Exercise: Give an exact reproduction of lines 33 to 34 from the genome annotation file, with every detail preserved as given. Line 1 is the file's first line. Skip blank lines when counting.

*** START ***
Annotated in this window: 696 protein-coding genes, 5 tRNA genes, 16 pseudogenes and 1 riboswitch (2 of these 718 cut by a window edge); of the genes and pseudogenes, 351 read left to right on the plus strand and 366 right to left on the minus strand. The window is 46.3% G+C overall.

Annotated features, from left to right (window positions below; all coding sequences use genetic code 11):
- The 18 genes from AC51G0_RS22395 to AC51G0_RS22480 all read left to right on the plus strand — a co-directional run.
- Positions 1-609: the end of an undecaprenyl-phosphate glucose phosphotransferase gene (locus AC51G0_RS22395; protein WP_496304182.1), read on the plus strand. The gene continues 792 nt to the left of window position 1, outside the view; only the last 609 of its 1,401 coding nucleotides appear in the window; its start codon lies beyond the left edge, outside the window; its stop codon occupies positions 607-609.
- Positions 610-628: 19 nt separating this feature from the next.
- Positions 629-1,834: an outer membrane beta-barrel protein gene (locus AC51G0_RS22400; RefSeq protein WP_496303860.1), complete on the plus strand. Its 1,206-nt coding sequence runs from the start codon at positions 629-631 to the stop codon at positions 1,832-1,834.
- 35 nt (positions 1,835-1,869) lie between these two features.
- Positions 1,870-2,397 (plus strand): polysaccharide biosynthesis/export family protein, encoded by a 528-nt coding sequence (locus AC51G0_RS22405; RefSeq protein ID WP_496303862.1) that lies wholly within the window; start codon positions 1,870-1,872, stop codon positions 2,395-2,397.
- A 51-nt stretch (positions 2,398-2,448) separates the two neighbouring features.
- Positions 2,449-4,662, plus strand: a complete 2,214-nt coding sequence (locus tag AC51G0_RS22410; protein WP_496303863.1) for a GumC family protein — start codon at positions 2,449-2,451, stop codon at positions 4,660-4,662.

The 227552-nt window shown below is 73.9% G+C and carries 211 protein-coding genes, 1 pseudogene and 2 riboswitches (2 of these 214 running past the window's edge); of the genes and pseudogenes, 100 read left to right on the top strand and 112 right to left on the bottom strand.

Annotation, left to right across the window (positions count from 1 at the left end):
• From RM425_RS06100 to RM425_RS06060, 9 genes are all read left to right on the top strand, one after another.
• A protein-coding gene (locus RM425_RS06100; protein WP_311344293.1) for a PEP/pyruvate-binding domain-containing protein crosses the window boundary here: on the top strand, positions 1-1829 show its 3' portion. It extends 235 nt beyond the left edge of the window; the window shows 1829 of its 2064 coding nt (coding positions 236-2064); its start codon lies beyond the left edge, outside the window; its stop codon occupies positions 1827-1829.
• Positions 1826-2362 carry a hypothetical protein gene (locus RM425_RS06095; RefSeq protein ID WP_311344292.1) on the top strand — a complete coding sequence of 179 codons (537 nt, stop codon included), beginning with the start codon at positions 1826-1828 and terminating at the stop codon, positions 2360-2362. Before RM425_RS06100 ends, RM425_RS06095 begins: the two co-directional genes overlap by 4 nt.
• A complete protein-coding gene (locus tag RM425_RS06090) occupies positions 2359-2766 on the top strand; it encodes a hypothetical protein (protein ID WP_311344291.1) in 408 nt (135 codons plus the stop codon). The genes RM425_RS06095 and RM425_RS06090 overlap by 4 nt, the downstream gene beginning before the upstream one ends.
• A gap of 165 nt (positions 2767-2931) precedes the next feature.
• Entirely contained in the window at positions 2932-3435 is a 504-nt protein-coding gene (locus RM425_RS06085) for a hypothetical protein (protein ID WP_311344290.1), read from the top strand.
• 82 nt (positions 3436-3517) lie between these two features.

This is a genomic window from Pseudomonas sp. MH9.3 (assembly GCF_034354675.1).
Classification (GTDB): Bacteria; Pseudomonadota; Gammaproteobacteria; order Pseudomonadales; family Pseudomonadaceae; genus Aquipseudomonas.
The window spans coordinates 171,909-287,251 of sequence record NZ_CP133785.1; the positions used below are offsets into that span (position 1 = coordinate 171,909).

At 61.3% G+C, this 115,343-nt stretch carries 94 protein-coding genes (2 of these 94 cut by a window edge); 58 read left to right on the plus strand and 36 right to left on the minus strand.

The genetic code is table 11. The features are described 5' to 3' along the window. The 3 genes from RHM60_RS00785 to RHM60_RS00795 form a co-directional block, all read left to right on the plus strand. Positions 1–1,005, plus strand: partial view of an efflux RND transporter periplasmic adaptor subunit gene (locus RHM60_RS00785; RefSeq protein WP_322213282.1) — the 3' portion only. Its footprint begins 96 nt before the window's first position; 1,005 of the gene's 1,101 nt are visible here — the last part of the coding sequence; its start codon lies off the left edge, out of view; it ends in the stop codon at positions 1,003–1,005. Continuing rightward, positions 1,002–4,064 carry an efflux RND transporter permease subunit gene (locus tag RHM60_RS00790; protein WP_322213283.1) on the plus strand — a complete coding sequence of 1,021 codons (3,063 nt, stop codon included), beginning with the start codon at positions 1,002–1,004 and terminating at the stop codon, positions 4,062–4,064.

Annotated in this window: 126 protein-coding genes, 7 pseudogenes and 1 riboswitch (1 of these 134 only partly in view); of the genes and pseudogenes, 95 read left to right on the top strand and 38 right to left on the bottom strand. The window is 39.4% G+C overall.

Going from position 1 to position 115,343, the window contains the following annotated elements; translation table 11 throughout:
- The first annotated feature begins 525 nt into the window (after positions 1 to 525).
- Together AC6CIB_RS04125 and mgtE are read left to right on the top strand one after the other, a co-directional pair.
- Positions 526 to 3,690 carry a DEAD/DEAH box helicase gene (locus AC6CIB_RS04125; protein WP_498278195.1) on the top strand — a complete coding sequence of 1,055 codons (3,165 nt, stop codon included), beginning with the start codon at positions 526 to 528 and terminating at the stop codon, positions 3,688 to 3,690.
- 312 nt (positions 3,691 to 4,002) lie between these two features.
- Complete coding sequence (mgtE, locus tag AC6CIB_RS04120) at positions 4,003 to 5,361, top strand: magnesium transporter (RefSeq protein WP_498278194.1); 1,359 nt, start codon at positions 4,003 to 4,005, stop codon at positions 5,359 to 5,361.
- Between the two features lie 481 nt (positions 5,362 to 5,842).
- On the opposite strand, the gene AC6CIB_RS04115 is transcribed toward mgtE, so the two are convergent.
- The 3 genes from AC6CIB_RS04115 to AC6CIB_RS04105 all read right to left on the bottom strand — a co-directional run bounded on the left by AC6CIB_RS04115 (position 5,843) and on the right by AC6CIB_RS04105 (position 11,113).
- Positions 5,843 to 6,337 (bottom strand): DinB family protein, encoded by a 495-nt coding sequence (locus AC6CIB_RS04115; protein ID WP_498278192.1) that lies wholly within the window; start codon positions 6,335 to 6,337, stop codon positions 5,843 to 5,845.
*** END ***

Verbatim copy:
- On the opposite strand, the gene AC6CIB_RS04115 is transcribed toward mgtE, so the two are convergent.
- The 3 genes from AC6CIB_RS04115 to AC6CIB_RS04105 all read right to left on the bottom strand — a co-directional run bounded on the left by AC6CIB_RS04115 (position 5,843) and on the right by AC6CIB_RS04105 (position 11,113).